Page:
He seems to have been a pick of the stat guys. Go back to the original draft thread. We had a number of PECOTA-inspired day 1 and 2 picks that year. In later rounds are scouts seem to be as good as anyone's. It's the #1 and sandwich picks which, apart from Nola, have been a disaster zone. I think we'd do well on draft day if we got all the scouts in the draft room, thanked Almaraz, his staff, and Klentak for getting everything organized, and allow the scouts to sort out the picks on their own. When the guys at the top of the scouting department/org fall in love with a guy, it seems to be the kiss of death, which likely means they look for the wrong things and use very rose-colored glasses in deciding which deficiencies the development staff can fix. I really do think the higher-ups laser focus on one thing for the primo-$ selections. We used to focus on speed and athleticism, with the conceit that we could teach athletes to hit and be plus baseball players. Then we got worried and focused on power, landing LGJ, Encarnacion, and Ortiz -- all for big $. Throughout this whole period, we've liked good glove, small, no-hit LA SSs, who might or might not have quite enough glove/speed/arm to stick at SS.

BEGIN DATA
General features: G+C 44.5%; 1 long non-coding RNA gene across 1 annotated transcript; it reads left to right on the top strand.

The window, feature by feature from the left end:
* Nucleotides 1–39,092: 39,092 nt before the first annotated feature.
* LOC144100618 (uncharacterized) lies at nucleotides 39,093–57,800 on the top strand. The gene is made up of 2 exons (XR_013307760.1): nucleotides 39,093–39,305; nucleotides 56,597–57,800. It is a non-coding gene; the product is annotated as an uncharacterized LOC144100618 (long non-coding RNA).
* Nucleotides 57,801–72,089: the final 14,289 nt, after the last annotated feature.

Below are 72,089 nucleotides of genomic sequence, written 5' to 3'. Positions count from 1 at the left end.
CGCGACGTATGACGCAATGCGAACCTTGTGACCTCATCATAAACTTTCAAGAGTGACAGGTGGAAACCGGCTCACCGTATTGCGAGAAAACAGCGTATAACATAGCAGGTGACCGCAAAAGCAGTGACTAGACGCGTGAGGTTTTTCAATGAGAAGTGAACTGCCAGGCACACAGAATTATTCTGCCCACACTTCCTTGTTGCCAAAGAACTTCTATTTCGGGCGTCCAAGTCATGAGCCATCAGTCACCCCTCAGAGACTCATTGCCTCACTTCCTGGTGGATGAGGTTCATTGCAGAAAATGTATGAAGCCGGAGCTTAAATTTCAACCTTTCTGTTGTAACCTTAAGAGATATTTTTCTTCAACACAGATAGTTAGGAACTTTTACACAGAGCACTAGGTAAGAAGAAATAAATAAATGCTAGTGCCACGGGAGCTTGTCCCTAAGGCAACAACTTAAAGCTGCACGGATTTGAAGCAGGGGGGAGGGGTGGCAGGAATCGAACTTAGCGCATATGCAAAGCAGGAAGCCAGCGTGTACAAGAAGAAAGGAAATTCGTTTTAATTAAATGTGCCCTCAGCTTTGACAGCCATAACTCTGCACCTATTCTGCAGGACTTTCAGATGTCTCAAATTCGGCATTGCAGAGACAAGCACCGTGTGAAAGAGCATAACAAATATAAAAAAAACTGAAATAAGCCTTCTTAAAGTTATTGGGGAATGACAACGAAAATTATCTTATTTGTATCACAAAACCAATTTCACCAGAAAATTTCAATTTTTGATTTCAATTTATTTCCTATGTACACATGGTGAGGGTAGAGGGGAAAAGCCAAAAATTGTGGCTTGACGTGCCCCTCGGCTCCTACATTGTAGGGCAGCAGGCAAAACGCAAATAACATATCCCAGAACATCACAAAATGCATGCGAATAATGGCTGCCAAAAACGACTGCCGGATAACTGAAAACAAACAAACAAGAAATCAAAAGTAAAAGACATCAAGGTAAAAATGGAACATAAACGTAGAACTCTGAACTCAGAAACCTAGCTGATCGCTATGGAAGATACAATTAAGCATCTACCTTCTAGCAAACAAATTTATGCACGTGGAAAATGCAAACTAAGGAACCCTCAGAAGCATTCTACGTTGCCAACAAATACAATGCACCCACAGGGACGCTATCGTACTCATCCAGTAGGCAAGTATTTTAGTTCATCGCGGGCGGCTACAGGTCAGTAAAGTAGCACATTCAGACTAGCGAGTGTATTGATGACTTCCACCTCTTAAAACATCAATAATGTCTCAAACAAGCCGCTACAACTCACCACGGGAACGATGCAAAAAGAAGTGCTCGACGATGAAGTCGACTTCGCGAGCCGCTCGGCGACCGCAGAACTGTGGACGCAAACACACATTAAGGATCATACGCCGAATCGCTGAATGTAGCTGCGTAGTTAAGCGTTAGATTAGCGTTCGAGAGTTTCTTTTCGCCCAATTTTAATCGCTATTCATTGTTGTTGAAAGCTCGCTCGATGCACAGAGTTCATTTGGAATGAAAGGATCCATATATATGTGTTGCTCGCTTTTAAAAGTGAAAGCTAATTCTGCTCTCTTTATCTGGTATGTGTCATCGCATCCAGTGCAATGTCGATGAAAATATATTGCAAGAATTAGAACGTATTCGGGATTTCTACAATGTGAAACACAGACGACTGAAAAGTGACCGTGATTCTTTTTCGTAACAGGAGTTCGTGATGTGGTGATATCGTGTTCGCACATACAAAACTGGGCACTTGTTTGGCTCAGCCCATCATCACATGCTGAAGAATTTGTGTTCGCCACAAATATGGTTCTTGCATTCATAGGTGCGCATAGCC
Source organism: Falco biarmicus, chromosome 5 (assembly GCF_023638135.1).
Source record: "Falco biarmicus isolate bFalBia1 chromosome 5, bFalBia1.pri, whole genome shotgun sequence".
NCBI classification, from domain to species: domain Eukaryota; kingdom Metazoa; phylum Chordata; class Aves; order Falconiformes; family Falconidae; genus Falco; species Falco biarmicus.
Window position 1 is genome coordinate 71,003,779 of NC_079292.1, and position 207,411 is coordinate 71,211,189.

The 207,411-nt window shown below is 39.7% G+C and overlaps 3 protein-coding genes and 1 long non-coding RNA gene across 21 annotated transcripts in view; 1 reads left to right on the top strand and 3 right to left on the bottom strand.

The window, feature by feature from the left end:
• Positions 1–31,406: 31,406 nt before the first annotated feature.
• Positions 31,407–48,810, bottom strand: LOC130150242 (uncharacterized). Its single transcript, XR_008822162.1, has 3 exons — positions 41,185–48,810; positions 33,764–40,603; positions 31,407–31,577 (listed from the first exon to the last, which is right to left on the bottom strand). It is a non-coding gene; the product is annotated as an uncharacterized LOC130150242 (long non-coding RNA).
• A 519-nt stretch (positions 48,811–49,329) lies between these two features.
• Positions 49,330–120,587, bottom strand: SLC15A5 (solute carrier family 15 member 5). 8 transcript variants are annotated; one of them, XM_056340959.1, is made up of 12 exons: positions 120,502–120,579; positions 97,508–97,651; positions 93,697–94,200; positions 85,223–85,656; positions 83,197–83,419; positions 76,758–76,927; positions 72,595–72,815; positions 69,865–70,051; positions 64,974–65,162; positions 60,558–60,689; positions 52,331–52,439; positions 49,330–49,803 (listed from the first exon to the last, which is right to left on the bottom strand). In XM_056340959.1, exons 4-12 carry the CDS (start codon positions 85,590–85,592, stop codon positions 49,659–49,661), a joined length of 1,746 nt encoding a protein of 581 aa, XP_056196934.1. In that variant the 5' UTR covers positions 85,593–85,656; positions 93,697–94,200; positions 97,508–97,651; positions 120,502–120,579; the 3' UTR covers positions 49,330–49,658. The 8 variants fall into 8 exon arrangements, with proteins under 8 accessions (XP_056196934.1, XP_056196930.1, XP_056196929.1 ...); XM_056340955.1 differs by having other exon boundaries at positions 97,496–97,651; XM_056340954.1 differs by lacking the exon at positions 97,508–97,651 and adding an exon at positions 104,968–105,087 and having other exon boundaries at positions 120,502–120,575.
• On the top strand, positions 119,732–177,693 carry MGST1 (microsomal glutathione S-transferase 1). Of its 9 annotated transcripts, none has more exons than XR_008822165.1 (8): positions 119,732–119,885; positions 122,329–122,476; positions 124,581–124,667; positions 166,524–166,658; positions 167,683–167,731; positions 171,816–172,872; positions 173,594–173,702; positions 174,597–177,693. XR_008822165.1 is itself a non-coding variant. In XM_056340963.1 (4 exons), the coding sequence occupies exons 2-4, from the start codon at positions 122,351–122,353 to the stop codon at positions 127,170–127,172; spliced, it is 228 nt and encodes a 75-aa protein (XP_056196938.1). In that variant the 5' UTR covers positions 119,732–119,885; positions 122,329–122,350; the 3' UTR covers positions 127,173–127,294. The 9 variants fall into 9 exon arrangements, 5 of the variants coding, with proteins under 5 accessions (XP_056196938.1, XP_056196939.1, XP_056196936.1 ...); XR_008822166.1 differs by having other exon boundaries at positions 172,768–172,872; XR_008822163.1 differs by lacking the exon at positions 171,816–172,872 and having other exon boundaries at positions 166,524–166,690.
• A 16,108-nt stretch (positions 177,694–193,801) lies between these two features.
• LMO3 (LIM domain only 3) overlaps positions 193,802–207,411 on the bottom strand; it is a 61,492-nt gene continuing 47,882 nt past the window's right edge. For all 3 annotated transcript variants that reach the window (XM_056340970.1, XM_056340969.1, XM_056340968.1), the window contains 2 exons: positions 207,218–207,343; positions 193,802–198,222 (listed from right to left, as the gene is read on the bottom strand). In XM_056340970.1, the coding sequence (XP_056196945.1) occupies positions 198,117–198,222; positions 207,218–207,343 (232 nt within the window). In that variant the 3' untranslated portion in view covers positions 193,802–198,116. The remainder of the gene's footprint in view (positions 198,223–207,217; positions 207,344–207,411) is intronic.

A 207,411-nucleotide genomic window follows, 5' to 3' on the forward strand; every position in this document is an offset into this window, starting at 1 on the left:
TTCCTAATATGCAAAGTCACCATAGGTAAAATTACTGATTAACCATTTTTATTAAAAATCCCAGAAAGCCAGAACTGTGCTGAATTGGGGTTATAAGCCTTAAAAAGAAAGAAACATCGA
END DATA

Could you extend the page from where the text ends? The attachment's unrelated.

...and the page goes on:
The saving grace is that both Sal and the domestic scouts seem to do above average with pitching prospects.
The Phillies have been searching for another Whitey Ashburn since he joined the Mets in the expansion draft. I can't think of an organization which has been so deficient in signing and developing OFs over almost a 70-year period. There have been some unfortunate injuries along the way, but the organizational record on OFs over many administrations has been awful. We have turned a couple of primo-pick 1B into good-hitting sort-of OFs.
When you spend your primo picks on pitchers, you can expect half to be a dead-loss due to injury. We'd still be way ahead of where drafting H.S. position players has gotten us with our primo picks. That was supposed to be the MacPhail philosophy.